Power at work is increasingly embedded in - and exercised through – the way data is collected and then used via algorithm systems. This trend has accelerated since the Covid-19 pandemic. While this shift can – in theory – support the quality of work, at present it seems to mainly facilitate expanding surveillance and control of the workforce.
To change this and ensure a digital transition that is socially sustainable, workers and their representatives need to help shape the digital infrastructure that determines how they carry out their work. The problematic question is: how?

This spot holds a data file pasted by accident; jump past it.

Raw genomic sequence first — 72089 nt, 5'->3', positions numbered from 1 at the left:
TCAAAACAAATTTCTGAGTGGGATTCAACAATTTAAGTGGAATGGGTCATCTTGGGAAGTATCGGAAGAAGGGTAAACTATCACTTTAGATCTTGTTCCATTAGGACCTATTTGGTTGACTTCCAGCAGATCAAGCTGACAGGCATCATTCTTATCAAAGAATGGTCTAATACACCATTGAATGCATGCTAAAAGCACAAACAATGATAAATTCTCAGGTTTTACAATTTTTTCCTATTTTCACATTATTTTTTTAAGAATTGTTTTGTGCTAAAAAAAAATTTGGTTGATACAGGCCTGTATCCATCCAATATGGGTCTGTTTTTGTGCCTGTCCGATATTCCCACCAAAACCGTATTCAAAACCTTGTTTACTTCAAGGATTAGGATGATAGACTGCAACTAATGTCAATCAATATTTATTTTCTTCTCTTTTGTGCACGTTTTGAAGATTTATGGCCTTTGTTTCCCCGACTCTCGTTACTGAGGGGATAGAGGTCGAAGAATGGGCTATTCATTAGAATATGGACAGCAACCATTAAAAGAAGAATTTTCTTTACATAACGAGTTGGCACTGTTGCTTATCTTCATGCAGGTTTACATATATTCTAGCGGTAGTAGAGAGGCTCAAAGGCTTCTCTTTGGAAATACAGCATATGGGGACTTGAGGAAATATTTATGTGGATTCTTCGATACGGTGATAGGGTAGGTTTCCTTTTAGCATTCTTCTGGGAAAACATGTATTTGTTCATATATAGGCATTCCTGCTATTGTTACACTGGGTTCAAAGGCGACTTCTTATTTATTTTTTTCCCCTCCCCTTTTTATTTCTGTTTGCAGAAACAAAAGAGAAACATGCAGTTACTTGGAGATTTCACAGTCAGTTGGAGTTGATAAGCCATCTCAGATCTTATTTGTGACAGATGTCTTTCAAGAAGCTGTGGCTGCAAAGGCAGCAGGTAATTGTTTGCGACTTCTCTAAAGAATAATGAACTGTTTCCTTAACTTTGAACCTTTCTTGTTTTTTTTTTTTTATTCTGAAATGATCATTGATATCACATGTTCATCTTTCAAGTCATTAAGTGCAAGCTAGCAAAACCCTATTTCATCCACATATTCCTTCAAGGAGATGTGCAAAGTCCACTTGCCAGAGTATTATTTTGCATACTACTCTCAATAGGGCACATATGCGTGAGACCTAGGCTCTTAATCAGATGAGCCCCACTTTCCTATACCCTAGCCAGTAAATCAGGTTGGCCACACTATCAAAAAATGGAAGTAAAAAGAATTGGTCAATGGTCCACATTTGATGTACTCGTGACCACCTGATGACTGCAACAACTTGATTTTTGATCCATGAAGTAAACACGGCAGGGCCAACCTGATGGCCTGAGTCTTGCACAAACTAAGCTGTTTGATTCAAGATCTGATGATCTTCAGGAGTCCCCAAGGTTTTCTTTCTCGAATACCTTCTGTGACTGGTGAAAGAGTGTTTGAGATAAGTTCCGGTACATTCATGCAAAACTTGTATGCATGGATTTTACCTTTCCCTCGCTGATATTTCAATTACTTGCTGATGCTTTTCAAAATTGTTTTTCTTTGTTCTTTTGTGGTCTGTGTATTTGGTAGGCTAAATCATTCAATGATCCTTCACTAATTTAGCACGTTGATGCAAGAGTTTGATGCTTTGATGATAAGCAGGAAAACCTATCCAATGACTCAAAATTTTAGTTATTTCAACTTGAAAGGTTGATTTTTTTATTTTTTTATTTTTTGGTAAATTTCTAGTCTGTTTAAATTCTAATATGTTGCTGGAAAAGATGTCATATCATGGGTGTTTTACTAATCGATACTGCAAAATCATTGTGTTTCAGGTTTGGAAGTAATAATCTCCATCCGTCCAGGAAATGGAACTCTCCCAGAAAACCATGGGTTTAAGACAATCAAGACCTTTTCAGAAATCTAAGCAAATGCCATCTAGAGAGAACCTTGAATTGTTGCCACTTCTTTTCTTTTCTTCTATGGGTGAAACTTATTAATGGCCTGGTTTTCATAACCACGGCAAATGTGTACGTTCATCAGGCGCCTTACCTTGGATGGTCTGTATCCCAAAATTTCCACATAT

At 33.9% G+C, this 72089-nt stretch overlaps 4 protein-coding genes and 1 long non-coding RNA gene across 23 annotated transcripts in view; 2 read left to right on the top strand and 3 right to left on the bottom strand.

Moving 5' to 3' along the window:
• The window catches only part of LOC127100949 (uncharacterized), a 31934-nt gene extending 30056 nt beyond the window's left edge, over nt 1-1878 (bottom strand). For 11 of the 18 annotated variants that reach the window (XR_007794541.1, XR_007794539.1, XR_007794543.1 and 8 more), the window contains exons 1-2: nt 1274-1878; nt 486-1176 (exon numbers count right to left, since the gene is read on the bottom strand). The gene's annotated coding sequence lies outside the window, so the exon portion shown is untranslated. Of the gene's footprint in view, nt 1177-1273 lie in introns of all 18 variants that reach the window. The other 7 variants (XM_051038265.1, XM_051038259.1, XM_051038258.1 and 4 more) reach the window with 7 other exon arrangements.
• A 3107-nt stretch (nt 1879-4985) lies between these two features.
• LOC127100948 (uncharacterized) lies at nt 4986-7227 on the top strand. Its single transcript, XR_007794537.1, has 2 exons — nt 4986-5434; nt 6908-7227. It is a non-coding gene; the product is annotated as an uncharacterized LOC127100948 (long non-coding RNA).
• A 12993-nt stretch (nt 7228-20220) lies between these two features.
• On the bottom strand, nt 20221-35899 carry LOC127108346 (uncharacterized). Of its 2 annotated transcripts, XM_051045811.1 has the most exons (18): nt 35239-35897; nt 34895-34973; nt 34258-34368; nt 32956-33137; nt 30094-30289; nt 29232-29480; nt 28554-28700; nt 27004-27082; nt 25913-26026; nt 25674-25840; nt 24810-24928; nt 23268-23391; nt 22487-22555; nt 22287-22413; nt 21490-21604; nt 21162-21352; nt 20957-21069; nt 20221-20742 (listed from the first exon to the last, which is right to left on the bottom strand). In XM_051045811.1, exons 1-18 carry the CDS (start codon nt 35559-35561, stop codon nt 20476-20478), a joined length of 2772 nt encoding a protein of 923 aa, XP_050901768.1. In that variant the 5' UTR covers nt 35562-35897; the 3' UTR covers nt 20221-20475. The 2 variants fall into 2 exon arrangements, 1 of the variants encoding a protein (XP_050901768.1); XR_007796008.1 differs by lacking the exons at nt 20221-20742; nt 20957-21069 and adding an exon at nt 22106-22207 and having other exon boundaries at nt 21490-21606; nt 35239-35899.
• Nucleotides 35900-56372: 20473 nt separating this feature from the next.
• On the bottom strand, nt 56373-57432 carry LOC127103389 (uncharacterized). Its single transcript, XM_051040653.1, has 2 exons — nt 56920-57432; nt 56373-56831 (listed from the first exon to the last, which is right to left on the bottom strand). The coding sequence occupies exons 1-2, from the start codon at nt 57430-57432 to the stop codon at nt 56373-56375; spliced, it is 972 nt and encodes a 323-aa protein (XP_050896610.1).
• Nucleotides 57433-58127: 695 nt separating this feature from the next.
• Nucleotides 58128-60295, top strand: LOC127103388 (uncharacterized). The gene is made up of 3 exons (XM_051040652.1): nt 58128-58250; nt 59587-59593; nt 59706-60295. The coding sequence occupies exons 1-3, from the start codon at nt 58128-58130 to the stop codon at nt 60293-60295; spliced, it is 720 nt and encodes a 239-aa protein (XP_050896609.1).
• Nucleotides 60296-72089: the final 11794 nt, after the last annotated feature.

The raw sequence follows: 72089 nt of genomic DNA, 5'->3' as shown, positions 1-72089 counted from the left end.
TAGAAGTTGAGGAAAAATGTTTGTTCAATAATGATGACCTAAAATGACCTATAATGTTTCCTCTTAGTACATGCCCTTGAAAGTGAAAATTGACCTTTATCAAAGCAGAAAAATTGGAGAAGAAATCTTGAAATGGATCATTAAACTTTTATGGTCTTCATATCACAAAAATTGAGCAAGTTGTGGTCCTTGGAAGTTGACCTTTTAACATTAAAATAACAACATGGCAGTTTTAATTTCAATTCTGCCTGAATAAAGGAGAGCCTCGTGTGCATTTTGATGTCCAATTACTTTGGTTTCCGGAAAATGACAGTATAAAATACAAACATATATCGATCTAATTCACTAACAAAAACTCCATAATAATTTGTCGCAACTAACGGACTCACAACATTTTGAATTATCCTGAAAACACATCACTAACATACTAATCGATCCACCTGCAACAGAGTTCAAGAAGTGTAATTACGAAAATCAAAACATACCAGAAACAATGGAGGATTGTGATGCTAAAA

The Foundation for European Progressive Studies (FEPS), together with the Friedrich-Ebert-Stiftung, the Fondation Jean-Jaurès, the Fundación Pablo Iglesias, and the Fondazione Pietro Nenni, explores possible answers in the policy study “No digitalization without representation. An analysis of policies to empower labour in the digital workplace”.
The study offers a set of recommendations for EU institutions and the Member States, for Data Protection Authorities and trade unions, works councils and shop stewards.
The focus lies on how to fully implement and make better use of the General Data Protection Regulation (GDPR) at the workplace. Beyond that, the study pays attention to workers’ collective rights across the EU, as well as the potential of upcoming EU legislation on data governance and algorithmic systems(‘AI’).